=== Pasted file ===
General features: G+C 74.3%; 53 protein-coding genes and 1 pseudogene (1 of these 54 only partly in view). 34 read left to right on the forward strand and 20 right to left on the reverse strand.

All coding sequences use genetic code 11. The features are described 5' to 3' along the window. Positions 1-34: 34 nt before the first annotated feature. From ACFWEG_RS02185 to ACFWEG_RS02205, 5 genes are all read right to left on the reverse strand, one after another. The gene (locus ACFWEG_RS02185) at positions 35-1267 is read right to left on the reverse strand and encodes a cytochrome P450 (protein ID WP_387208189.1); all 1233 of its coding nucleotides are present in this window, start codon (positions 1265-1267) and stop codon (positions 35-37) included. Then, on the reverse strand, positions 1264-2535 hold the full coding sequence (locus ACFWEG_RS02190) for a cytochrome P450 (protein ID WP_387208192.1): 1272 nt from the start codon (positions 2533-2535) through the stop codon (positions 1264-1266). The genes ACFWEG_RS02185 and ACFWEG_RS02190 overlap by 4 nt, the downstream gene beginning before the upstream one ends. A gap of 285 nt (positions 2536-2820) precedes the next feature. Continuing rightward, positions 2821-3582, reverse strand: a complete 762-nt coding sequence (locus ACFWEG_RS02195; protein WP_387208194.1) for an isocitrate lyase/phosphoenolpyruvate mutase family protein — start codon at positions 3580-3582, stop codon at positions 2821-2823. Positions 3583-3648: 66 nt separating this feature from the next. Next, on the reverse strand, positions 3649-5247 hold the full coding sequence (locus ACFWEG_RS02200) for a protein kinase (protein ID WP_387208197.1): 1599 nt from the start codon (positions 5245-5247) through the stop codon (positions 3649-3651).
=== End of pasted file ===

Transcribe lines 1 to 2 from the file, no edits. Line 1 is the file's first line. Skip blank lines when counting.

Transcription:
General features: G+C 74.3%; 53 protein-coding genes and 1 pseudogene (1 of these 54 only partly in view). 34 read left to right on the forward strand and 20 right to left on the reverse strand.

All coding sequences use genetic code 11. The features are described 5' to 3' along the window. Positions 1-34: 34 nt before the first annotated feature. From ACFWEG_RS02185 to ACFWEG_RS02205, 5 genes are all read right to left on the reverse strand, one after another. The gene (locus ACFWEG_RS02185) at positions 35-1267 is read right to left on the reverse strand and encodes a cytochrome P450 (protein ID WP_387208189.1); all 1233 of its coding nucleotides are present in this window, start codon (positions 1265-1267) and stop codon (positions 35-37) included. Then, on the reverse strand, positions 1264-2535 hold the full coding sequence (locus ACFWEG_RS02190) for a cytochrome P450 (protein ID WP_387208192.1): 1272 nt from the start codon (positions 2533-2535) through the stop codon (positions 1264-1266). The genes ACFWEG_RS02185 and ACFWEG_RS02190 overlap by 4 nt, the downstream gene beginning before the upstream one ends. A gap of 285 nt (positions 2536-2820) precedes the next feature. Continuing rightward, positions 2821-3582, reverse strand: a complete 762-nt coding sequence (locus ACFWEG_RS02195; protein WP_387208194.1) for an isocitrate lyase/phosphoenolpyruvate mutase family protein — start codon at positions 3580-3582, stop codon at positions 2821-2823. Positions 3583-3648: 66 nt separating this feature from the next. Next, on the reverse strand, positions 3649-5247 hold the full coding sequence (locus ACFWEG_RS02200) for a protein kinase (protein ID WP_387208197.1): 1599 nt from the start codon (positions 5245-5247) through the stop codon (positions 3649-3651).